“The function of the photographs was not in any way humanistic,” he says of the intake photos. “It was control.”
According to the Faces of Auschwitz website, the Auschwitz Museum has some 38,916 registration photos in its archives. They were taken by fellow prisoners in order to help guards identify runaway prisoners.
The Nazis originally wanted to photograph all of the prisoners aside from those immediately sent to their deaths. But they abandoned the project because the inmates quickly became “unrecognizable” from the intake photos as life in the camp wore them down.
In January 1945 with the war turning against Germany, the Nazis ordered two of the photographers, Wilhelm Brasse and Bronisław Jureczek, to burn the photos. But the photographers managed to salvage many — those now in the Auschwitz Museum archive.
In Gross’s view, the colorization of the intake photos brings “another dimension which is not part of their original intent but kind of pulls some saving grace out of the dehumanizing control aspect of the photographs’ existence. To some extent it allows them to escape from that control.”
I saw his point. But what about my other concern, that it’s a failure of our collective imagination if we cannot see the subjects’ humanity in black and white, only in color?
“Something that is in black and white easily fades into a distant past,” he says. But colorized photos “look more like the photos we are used to,” easing the distance between the contemporary viewer and the subject.
But color in photography is not the “truth,” he adds. Color is subjective; we humans see it differently than insects do. In photography, color was at first a chemical process, keyed to skin tone — Caucasian skin tone — giving it an inherent racial bias. Digital photography is more sophisticated, but still “infinitely manipulable,” says Gross. What we think is real is just one of many possible versions of real.
And sometimes photo editors go in the opposite direction of the Faces of Auschwitz project, taking color away to make an image more palatable to the viewer. One of the most arresting photos from the 2004 Madrid train bombing included a severed limb. Several newspapers opted to print the picture in black and white, to draw attention away from the disturbing image.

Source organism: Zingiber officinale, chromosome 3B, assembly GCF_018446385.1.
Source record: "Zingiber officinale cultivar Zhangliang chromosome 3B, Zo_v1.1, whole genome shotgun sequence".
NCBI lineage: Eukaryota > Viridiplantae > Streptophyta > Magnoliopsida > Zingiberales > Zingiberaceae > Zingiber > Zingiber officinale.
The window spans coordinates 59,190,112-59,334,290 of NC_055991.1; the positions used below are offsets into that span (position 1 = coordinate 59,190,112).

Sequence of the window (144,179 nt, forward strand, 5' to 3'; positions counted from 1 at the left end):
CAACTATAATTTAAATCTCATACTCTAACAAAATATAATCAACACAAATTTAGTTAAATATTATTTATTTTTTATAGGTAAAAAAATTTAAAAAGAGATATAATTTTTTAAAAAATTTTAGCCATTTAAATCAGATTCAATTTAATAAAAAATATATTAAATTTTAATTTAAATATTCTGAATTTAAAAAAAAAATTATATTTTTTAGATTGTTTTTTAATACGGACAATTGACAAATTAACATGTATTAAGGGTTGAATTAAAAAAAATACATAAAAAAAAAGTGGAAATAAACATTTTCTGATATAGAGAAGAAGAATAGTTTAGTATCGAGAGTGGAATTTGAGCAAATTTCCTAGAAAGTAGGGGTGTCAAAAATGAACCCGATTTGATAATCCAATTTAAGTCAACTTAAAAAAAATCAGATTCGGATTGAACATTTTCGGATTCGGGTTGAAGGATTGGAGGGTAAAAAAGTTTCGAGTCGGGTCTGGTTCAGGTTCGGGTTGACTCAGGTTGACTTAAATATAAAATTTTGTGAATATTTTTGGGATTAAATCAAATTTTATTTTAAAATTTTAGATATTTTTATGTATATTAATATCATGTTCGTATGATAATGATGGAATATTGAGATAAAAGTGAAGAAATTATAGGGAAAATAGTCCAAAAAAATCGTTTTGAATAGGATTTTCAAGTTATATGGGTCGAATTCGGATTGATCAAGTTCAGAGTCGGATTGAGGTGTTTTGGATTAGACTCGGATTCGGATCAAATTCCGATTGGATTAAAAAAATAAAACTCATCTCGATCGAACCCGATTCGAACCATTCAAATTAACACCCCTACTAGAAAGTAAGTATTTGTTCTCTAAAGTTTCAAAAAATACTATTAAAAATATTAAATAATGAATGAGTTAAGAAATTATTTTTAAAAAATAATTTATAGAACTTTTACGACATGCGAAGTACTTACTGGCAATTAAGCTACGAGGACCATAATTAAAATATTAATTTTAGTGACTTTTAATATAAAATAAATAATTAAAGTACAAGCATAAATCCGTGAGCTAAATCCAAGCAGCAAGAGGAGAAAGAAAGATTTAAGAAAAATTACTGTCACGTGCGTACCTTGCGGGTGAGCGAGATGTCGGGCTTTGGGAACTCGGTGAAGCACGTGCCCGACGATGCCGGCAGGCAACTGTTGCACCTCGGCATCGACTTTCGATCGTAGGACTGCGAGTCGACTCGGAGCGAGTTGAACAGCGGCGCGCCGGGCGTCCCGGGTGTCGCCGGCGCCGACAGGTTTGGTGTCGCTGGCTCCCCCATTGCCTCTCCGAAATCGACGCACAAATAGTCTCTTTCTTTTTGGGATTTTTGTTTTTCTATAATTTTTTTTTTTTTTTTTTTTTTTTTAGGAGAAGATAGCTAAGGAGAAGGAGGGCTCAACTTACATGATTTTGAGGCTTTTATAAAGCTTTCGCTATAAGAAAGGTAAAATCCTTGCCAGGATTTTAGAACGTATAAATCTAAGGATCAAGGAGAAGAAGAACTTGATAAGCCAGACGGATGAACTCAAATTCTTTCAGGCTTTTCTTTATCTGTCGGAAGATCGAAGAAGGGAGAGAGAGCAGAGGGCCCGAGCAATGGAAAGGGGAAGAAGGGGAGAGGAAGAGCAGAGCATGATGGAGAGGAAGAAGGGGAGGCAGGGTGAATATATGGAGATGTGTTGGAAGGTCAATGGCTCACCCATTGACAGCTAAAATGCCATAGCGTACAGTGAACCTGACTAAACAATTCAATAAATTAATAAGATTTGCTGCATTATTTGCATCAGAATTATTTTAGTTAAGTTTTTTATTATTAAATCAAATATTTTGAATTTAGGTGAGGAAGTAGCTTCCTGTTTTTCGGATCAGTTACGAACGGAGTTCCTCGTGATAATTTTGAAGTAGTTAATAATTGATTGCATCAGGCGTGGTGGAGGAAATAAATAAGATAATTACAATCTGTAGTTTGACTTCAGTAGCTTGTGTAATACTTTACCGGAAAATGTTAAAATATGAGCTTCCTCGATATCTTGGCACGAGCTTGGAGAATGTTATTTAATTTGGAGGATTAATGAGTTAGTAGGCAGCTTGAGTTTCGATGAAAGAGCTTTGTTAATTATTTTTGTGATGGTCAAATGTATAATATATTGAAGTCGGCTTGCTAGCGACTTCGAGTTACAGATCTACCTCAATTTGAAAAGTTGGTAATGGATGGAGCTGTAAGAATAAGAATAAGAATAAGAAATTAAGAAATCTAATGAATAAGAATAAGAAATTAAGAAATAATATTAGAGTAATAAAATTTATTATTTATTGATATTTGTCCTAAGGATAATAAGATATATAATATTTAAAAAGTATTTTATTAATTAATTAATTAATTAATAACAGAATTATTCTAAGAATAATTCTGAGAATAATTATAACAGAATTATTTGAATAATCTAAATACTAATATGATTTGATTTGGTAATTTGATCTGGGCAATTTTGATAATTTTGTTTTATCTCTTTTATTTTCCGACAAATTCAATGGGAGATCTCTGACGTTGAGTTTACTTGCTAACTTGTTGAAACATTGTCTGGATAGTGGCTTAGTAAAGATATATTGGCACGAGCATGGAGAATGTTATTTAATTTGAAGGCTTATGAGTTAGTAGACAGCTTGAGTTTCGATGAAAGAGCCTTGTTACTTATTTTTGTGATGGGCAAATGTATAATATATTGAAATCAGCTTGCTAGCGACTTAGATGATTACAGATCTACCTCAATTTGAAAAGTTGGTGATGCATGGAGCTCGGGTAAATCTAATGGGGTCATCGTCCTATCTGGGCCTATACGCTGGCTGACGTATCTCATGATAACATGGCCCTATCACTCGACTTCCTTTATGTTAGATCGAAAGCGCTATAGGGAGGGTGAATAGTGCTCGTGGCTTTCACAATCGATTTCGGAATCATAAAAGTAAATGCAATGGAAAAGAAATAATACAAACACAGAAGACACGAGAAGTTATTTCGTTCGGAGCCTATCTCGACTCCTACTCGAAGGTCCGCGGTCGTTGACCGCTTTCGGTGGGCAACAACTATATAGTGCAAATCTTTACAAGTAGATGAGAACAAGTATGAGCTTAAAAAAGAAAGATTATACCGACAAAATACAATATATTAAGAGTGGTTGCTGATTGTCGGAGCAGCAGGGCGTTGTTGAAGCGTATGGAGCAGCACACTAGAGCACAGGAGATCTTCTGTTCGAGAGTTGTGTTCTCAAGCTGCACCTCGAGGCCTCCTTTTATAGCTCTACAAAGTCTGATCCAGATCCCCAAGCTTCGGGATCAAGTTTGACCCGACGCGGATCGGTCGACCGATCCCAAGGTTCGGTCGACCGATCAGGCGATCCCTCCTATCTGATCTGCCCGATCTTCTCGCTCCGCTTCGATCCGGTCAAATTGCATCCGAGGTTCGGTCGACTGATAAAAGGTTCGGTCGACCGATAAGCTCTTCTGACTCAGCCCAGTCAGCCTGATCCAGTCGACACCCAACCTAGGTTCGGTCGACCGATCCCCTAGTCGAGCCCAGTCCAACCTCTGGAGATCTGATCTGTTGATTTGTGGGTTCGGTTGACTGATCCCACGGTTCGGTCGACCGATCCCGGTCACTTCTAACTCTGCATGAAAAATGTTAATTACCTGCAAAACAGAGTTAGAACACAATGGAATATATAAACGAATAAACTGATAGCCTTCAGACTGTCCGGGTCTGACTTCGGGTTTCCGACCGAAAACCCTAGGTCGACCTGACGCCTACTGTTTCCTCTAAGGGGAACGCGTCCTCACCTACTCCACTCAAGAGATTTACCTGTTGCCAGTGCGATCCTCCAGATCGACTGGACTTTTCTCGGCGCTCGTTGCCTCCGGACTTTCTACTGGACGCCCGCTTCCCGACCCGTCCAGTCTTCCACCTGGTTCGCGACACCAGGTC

In this case, “the color issue is that of distancing and obscuring,” says Gross.
In the Faces of Auschwitz project, the colorized photos are still a bit remote in Gross’s view. Published in faded tones rather than rich hues, they still convey the past, just in a way that is a little more relatable.
Dana Keller, a professional colorizer who uses Photoshop to paint black and white photos, says that his colorizations are meant to look realistic, but that doesn’t mean they should be considered a “replacement or a mask for the originals.”
“I believe that in most cases colorized images should be displayed/presented alongside the originals, so that the viewer can truly appreciate the actual historical record,” he told the Forward in an email.
I agree with Keller. The fact that the Faces of Auschwitz photos follow such a format — featuring black and white originals next to colorized ones — is one of the reasons I have come to appreciate the project. I now understand why for so many, the color version — the version that looks a little more like real life — is the one that packs an emotional punch.
And it gives me hope that the photos of humanitarian crises unfolding today are finding an audience because they are for the most part being published in the visual vernacular of our world — color.
May those images go viral as well.
Naomi Zeveloff is the former Middle East correspondent of the Forward, primarily covering Israel and the Palestinian Territories.
Should We Be Colorizing Photographs From Auschwitz?